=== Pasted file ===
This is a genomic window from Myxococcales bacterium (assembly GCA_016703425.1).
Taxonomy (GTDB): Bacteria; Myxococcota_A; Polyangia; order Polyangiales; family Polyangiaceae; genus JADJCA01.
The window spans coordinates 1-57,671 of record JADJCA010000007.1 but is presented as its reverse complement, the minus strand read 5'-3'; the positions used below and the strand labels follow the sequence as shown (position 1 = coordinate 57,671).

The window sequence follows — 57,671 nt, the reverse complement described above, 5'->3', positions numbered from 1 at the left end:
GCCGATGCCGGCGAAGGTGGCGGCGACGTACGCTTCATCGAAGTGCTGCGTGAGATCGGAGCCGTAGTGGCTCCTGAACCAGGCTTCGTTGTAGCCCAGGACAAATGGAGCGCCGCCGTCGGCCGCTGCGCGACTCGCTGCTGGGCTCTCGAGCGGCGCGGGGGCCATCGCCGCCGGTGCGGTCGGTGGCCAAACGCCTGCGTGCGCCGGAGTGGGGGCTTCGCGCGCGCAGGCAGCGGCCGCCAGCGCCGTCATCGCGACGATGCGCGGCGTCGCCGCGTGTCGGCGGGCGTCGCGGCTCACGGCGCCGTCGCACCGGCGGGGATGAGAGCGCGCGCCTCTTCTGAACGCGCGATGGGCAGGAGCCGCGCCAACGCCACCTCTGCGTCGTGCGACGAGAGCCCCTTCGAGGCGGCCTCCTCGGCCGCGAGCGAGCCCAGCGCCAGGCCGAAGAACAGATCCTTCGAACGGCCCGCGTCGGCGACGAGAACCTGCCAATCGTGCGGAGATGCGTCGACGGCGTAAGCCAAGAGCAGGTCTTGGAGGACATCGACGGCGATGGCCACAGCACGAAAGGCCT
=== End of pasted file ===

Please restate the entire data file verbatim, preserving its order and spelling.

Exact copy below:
This is a genomic window from Myxococcales bacterium (assembly GCA_016703425.1).
Taxonomy (GTDB): Bacteria; Myxococcota_A; Polyangia; order Polyangiales; family Polyangiaceae; genus JADJCA01.
The window spans coordinates 1-57,671 of record JADJCA010000007.1 but is presented as its reverse complement, the minus strand read 5'-3'; the positions used below and the strand labels follow the sequence as shown (position 1 = coordinate 57,671).

The window sequence follows — 57,671 nt, the reverse complement described above, 5'->3', positions numbered from 1 at the left end:
GCCGATGCCGGCGAAGGTGGCGGCGACGTACGCTTCATCGAAGTGCTGCGTGAGATCGGAGCCGTAGTGGCTCCTGAACCAGGCTTCGTTGTAGCCCAGGACAAATGGAGCGCCGCCGTCGGCCGCTGCGCGACTCGCTGCTGGGCTCTCGAGCGGCGCGGGGGCCATCGCCGCCGGTGCGGTCGGTGGCCAAACGCCTGCGTGCGCCGGAGTGGGGGCTTCGCGCGCGCAGGCAGCGGCCGCCAGCGCCGTCATCGCGACGATGCGCGGCGTCGCCGCGTGTCGGCGGGCGTCGCGGCTCACGGCGCCGTCGCACCGGCGGGGATGAGAGCGCGCGCCTCTTCTGAACGCGCGATGGGCAGGAGCCGCGCCAACGCCACCTCTGCGTCGTGCGACGAGAGCCCCTTCGAGGCGGCCTCCTCGGCCGCGAGCGAGCCCAGCGCCAGGCCGAAGAACAGATCCTTCGAACGGCCCGCGTCGGCGACGAGAACCTGCCAATCGTGCGGAGATGCGTCGACGGCGTAAGCCAAGAGCAGGTCTTGGAGGACATCGACGGCGATGGCCACAGCACGAAAGGCCT